When the water is low and the sun is out, tubing down the Lickety Split section of the Kern River is a highlight and for many, a rite of passage. Not to be confused with a lazy river float, Kern River tubing is a full-on adventure, as you’ll tackle a handful of rapids as you make your way down the 1.73 mile run. There are important considerations to pay attention to though, and this post will go into those items to help ensure you have a memorable and safe experience.
While we don’t offer tube rentals, you can buy a tube online using Amazon. This is a popular and affordable option.
Wear a Life Jacket
Whether you call it a PFD or a life jacket, it is critically important that you wear one while tubing on the Kern River. Even though wearing a life jacket while tubing might seem like overkill, keep in mind that a tube can easily deflate, or if you accidentally flip over, separate from you entirely. A PFD on the other hand, won’t pop, can’t separate from you, and is Coast Guard approved.
The vast majority of serious river incidents involve someone not wearing a life jacket. Just wear one and don’t become a statistic.
Only go during low water
Kern River tubing is a low water activity. You shouldn’t go during medium or high river flows. The rule of thumb for the Lickety Split section of the Kern River is when the water is between 200 – 500 CFS. Nothing higher. Below 200 CFS it can still be fun, but be prepared to get stuck quite a bit. Below is a river guage showing you the flow.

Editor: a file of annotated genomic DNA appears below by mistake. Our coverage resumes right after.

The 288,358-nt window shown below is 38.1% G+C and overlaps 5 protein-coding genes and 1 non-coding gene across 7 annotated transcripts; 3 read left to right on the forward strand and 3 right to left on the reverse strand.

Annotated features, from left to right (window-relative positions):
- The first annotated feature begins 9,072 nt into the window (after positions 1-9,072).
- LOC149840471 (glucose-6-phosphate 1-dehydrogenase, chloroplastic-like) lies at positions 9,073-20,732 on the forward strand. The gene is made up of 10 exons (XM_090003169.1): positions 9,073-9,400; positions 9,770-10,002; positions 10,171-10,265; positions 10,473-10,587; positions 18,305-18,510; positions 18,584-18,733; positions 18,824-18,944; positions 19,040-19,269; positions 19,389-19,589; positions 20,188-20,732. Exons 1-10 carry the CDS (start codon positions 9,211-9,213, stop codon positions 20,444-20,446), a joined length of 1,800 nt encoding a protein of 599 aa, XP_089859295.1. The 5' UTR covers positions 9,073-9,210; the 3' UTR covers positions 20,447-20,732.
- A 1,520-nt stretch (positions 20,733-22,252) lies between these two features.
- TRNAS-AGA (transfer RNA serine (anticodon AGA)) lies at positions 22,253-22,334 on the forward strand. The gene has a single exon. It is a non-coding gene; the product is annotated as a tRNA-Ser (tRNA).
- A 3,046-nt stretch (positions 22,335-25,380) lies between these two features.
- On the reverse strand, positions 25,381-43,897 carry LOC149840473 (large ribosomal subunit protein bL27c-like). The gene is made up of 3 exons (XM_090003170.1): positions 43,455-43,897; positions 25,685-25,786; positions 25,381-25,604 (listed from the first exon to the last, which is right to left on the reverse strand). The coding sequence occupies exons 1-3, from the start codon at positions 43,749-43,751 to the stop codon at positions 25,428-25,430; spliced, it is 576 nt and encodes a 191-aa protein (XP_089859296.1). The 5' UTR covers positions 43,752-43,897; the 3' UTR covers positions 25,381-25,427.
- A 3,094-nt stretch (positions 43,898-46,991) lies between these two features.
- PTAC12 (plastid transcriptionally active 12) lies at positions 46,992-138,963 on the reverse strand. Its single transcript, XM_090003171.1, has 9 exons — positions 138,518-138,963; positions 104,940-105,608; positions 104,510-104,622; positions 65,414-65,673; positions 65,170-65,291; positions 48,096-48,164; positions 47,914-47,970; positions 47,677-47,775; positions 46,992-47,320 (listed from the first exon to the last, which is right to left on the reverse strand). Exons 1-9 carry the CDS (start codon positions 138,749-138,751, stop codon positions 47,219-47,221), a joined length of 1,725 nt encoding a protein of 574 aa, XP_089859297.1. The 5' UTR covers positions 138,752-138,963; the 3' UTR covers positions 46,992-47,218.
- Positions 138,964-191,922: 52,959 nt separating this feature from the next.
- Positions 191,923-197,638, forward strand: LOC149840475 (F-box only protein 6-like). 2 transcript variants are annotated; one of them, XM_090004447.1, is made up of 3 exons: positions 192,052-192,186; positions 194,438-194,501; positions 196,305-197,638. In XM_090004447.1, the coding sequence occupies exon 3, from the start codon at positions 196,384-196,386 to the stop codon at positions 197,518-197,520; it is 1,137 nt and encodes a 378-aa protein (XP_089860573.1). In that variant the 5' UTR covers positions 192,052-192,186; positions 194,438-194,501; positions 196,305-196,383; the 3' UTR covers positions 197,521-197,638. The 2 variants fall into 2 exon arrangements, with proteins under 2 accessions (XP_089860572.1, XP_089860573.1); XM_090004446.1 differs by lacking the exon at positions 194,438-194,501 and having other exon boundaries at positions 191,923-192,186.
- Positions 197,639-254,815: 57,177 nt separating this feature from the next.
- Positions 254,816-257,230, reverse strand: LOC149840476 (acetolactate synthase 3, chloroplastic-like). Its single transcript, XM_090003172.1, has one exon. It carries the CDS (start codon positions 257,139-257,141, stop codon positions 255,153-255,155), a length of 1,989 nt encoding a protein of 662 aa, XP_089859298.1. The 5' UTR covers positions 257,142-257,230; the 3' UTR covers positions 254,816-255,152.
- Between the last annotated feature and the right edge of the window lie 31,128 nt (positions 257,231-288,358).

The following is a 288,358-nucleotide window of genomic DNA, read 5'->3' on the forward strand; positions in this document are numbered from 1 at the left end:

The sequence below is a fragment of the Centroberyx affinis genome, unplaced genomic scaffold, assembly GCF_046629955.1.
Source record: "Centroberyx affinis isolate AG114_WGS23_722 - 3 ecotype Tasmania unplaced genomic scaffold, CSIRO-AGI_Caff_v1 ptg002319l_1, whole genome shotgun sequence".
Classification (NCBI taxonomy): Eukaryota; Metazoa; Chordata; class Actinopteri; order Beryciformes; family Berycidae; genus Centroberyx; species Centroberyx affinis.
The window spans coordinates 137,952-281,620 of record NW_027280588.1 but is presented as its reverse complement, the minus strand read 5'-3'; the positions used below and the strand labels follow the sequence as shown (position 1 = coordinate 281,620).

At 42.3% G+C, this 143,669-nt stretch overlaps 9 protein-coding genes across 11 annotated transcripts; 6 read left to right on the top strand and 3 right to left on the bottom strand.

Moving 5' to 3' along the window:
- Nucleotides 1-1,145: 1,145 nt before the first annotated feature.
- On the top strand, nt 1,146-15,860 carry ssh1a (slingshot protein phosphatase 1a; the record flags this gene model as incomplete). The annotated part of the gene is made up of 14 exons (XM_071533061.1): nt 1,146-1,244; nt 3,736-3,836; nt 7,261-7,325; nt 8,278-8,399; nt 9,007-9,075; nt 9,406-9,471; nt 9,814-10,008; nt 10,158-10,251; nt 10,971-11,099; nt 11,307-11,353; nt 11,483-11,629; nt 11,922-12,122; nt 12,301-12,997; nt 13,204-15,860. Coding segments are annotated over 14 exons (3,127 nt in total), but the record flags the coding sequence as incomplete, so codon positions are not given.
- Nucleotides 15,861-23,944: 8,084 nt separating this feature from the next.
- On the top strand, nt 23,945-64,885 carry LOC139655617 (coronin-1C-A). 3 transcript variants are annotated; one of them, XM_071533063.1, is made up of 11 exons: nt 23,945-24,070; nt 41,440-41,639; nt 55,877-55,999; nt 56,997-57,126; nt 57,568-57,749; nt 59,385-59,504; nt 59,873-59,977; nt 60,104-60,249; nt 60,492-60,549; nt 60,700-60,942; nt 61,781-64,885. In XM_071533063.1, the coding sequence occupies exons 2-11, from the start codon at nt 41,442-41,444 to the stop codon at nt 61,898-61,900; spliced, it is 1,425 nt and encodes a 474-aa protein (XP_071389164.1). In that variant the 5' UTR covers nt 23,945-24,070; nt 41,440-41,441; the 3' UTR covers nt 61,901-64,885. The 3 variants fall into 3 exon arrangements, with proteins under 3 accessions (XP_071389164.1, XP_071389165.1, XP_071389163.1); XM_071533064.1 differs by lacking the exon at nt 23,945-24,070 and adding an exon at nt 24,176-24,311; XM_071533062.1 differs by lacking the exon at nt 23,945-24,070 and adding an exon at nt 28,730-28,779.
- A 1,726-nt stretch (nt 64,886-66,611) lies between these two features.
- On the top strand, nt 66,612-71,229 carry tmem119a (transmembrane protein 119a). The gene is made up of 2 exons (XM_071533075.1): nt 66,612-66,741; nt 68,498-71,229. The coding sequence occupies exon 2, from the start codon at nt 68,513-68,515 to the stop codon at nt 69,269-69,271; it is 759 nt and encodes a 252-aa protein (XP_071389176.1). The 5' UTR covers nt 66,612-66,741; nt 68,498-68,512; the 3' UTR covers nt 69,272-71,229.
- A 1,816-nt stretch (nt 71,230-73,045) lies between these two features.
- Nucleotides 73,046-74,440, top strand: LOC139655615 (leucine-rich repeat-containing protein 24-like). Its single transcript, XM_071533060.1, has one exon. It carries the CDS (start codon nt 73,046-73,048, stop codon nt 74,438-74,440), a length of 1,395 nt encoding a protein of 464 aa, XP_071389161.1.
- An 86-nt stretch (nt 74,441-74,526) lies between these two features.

Where to go
The tried and true Kern River tubing run is the Lickety Split section of the Upper Kern river. At any water flow, you should avoid the Lower Kern. It’s just not set up well for a tubing run and the numerous trees present a real strainer hazard. Sections besides the Lickety Split of the Upper Kern should be avoided as well. The best part of the Lickety is it’s easy to arrange a shuttle and there are usually many others out there with you.
Click here for a Google Map of the Lickety Split shuttle.
- Kern River tubing is not a solo activity. Always take a buddy with you (or more.) Safety in numbers is a real thing and should be followed here.
- Alcohol and rivers don’t mix. Don’t drink alcohol before or while tubing.
- It can’t be said enough: Wear a life jacket. It could save your life.
- Use a decent tube. Leave the old leaky tube at home. We’ve had good luck with these tubes here.